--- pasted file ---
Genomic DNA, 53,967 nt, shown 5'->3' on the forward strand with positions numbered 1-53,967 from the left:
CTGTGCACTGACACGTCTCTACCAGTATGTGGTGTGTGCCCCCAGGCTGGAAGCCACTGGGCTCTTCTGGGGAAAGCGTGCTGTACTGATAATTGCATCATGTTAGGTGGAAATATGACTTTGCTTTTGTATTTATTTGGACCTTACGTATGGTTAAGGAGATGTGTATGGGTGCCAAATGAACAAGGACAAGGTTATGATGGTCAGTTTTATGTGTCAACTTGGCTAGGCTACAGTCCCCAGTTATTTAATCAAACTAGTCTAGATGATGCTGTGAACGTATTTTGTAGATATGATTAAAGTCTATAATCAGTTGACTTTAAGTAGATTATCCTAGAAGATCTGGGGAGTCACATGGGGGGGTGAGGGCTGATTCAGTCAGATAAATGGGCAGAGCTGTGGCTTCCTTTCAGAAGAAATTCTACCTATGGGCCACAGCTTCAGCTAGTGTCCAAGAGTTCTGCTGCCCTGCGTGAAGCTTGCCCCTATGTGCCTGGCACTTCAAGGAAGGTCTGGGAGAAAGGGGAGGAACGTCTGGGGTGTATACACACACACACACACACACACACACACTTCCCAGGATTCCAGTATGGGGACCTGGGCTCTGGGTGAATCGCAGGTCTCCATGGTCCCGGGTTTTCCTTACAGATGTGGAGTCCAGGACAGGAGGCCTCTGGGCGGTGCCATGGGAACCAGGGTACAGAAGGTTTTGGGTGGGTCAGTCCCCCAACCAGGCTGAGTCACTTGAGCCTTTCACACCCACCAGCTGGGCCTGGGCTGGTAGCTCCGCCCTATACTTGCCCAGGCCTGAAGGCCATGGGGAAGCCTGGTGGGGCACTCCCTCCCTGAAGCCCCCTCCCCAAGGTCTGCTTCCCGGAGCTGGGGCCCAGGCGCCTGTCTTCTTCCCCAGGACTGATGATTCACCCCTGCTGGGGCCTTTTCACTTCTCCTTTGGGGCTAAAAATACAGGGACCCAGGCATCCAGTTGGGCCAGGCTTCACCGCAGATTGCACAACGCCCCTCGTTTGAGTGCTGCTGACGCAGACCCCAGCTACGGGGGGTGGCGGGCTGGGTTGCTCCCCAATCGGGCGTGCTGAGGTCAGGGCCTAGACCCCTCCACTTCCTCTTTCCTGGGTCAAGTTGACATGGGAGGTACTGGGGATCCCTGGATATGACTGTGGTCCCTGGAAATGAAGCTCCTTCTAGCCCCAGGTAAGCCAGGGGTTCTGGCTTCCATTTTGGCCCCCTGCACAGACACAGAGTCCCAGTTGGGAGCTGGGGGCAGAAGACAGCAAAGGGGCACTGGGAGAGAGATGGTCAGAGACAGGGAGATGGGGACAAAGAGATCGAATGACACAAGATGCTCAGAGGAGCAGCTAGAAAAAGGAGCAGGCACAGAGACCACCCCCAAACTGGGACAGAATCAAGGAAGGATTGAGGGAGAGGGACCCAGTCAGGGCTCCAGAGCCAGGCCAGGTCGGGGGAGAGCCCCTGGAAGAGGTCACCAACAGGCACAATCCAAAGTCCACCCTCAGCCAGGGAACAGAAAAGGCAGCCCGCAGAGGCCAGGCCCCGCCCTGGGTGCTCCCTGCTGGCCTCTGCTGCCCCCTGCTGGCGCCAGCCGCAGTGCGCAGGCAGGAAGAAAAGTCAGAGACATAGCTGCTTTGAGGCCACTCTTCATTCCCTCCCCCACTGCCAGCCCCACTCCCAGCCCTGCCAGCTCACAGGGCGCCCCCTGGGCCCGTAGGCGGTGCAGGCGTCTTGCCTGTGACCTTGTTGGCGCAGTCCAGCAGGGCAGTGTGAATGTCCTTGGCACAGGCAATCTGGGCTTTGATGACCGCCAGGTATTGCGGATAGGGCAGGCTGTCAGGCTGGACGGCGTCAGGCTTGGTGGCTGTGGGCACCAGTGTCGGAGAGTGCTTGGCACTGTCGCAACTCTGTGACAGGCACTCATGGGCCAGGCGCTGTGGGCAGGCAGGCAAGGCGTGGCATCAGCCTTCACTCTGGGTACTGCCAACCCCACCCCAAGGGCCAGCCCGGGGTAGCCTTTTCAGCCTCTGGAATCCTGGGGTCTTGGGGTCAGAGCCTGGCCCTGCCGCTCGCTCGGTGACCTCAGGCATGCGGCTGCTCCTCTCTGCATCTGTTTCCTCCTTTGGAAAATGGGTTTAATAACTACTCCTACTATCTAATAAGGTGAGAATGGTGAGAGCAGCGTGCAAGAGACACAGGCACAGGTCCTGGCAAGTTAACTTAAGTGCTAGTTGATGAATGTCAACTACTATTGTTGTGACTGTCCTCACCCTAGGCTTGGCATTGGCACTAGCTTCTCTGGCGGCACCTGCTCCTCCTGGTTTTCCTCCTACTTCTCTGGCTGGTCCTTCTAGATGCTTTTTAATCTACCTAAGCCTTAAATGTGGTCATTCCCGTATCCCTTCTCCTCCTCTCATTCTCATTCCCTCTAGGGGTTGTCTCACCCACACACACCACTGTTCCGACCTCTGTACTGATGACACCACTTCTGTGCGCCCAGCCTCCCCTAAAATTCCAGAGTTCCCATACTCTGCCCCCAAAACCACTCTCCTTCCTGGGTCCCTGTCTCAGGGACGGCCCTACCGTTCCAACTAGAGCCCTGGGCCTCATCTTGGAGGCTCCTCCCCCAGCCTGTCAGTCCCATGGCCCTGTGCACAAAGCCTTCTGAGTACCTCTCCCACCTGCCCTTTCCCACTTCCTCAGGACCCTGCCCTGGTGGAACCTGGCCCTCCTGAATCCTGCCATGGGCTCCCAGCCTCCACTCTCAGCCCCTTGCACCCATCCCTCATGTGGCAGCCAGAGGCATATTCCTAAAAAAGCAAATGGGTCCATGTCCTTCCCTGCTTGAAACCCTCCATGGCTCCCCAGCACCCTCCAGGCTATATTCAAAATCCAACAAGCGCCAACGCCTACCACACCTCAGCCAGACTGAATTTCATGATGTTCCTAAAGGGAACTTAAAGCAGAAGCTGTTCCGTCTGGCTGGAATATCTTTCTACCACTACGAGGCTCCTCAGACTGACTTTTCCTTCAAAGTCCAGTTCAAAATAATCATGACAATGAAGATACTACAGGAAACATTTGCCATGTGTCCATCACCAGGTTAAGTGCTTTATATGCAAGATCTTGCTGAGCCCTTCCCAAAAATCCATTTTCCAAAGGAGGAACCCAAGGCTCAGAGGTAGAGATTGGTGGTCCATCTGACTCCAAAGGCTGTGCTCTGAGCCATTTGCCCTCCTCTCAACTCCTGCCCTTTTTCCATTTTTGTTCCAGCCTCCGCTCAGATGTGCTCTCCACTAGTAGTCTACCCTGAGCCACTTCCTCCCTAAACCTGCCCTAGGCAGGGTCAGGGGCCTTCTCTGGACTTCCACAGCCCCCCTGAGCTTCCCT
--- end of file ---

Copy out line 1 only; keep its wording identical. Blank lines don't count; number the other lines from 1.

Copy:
Genomic DNA, 53,967 nt, shown 5'->3' on the forward strand with positions numbered 1-53,967 from the left: